Petko Angelov grabs an old, rusted sickle and leads people clad in folk costumes to a ritual harvest in his fields in southern Bulgaria sown with the first ever wheat planted by humanity — the einkorn.
The popularity of the ancient grain, the origins of which can be traced back 10,500 years to the dawn of agriculture, is mounting in the Balkan country as people seek out healthier food, sustainable farming methods, and national pride.
Mr Angelov, a retired pilot, is at the heart of the growing army of einkorn producers, providing the rare seeds from his crops in the southern village of Rabovo in the Rhodopi mountains, close to the border with Greece and Turkey.
“The einkorn is really gearing on. There is at least 300% rise in the demand for seeds, especially from Bulgarian origin,” he said.
Eincorn was part of the diet of Copper Age man, a fact proved by colon content analysis of the 5,300-year-old Otzi the Iceman mummy found in the Alps in 1991.
In Bulgaria, it can be traced back to the Neolithic Age some 9,000 years ago.
The tall and sturdy plant, however, has since been abandoned because its yield is low, its hulled ears need additional processing and its type of gluten makes baking a challenge.
But renewed health consciousness and a surge in organic farming has helped to trigger a comeback in a thrifty grain which thrives without fertiliser in poor soil and is genetically pure, as it has never been hybridised.
Farmers in the Black Sea grain producer country that export about 2m tonnes of wheat a year are now turning to einkorn and fields have tripled to about 400ha from a year ago and virtually from scratch in 2009.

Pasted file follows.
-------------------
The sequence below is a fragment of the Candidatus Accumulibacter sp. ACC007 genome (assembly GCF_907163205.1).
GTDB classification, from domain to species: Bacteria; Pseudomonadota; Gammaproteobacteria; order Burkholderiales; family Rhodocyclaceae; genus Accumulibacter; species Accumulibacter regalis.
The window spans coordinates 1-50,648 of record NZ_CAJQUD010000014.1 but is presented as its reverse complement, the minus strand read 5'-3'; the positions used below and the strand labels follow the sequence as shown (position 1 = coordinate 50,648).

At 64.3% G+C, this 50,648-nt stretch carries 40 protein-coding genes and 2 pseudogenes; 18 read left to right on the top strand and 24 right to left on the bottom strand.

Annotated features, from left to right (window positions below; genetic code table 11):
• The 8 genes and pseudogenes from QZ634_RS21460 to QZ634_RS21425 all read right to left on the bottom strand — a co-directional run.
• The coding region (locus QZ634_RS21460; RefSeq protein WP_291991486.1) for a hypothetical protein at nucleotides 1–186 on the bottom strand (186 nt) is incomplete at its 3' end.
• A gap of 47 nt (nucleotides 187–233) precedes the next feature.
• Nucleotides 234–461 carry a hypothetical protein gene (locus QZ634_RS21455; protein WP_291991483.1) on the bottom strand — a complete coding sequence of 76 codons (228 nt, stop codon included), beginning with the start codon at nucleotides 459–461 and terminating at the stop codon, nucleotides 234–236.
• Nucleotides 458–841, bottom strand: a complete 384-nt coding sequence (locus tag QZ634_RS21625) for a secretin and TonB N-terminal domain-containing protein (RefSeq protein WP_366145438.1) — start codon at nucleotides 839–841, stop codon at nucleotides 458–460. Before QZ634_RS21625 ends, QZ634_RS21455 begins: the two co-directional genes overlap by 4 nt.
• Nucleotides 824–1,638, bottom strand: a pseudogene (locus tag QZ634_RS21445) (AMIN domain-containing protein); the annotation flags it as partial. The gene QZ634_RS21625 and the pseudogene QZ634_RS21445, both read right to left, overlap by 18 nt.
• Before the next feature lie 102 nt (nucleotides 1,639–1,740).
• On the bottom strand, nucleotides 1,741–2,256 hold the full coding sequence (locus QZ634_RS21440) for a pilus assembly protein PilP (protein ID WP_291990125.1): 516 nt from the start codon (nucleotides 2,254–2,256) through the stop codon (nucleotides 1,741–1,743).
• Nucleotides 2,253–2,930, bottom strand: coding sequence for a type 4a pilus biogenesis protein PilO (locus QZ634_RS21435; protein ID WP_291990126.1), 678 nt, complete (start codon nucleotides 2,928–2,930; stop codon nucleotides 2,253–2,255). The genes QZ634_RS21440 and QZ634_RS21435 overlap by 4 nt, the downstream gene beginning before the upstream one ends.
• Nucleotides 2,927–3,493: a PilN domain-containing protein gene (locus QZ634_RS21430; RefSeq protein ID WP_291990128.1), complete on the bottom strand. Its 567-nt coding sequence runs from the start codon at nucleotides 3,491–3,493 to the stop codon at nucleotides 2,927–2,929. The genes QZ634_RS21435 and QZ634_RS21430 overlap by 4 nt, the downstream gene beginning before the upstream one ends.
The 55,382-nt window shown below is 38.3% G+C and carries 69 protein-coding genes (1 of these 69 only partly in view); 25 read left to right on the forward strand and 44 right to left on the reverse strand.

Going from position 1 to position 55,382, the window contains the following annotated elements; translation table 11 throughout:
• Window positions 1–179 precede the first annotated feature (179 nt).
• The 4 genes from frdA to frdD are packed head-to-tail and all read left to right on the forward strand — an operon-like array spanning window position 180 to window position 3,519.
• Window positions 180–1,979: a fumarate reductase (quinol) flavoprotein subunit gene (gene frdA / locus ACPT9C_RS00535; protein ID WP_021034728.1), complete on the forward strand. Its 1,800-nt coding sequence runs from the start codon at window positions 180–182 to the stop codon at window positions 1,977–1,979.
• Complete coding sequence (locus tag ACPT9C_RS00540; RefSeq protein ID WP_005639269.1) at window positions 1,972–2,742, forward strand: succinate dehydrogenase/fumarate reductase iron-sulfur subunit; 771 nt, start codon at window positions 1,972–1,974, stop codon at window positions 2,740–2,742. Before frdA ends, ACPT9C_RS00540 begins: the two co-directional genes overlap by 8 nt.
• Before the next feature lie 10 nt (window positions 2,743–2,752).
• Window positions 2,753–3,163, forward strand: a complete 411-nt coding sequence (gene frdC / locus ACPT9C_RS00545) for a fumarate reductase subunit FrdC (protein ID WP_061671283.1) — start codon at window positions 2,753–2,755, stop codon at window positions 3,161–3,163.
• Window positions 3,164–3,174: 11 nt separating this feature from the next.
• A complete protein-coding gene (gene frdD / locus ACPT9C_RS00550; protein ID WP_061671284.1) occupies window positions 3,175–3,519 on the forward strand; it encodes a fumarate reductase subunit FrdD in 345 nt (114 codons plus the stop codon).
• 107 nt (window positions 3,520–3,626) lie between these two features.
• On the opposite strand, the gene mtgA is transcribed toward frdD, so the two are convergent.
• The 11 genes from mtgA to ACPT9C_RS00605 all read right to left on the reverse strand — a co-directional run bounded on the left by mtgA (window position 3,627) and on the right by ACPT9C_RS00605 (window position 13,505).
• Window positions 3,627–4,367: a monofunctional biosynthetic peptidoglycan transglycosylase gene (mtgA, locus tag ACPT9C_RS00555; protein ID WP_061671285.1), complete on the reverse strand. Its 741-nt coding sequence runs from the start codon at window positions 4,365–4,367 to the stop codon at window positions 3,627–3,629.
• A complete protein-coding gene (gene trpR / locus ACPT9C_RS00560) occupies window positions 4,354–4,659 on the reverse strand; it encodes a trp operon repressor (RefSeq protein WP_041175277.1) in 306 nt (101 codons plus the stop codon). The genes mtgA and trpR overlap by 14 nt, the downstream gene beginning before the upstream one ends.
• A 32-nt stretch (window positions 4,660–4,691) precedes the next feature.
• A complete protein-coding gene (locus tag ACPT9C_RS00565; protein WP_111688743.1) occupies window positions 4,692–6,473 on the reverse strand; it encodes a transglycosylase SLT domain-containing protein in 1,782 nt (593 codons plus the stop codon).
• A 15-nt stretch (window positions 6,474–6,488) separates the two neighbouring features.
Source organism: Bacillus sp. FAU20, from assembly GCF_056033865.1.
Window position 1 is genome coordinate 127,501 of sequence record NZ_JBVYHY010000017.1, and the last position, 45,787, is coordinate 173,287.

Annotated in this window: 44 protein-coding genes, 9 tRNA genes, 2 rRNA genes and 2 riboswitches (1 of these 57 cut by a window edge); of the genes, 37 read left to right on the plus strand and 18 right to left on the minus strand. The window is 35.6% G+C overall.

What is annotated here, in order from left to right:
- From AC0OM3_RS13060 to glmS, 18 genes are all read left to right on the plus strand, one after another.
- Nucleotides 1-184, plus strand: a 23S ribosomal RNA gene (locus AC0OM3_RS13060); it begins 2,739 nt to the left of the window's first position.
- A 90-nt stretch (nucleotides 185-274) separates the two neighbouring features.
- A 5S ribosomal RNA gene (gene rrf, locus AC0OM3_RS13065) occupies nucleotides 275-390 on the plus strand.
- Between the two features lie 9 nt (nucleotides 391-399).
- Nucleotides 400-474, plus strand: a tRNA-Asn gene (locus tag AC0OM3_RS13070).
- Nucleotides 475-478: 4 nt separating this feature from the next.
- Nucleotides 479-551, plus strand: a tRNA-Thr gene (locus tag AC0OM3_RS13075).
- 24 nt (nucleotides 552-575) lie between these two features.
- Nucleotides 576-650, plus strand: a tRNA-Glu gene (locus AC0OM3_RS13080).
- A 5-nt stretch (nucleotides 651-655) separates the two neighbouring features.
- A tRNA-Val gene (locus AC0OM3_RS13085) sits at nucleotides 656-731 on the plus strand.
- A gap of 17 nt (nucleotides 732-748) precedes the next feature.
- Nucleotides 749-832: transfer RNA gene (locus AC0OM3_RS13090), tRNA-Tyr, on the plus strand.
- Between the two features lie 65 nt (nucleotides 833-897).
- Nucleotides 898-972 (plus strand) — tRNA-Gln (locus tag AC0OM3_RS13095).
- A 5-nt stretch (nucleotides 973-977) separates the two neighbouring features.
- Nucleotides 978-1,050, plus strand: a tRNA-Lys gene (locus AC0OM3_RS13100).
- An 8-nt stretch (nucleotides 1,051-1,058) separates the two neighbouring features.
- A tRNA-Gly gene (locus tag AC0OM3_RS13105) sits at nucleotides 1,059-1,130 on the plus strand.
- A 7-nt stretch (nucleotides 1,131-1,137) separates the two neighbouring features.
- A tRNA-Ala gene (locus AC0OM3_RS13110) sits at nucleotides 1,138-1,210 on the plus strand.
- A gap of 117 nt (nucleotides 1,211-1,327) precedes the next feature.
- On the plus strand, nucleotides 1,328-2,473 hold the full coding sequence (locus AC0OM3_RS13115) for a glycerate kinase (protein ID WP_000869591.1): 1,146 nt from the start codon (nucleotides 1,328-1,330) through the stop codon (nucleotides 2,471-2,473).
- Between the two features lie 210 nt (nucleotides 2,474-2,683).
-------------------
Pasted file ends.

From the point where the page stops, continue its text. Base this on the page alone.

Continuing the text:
“Offers are already coming from richer western European markets, Japan, and South Korea and we are getting ready to export once the volumes increase,” said Mr Angelov.
Studies showed the grain is rich in proteins, and the level of antioxidants that fight ageing and chronic diseases is almost eight times higher compared to the cultivated wheat normally used for bread. It also has more iron and zinc.
“We were excited to find out how rich in proteins and antioxidants einkorn was,” said Andrea Brandolini, a researcher at the Italian Agricultural Research Council, involved in einkorn research since 1993.
The low yield and the need for threshing make the einkorn unfit for modern agriculture, but its excellent nutritious qualities make it a speciality on the market.
Manfred Heun at the Norwegian University of Life Sciences developed a weak spot for the grain after leading a team of scientists to southeastern Turkey in 1997, proving that einkorn was the first grain domesticated by mankind.
“Einkorn is the ultimate grain. And the einkorn beer adds an excellent taste,” said Mr Heun, who now grows the ancient wheat in his garden in Norway.
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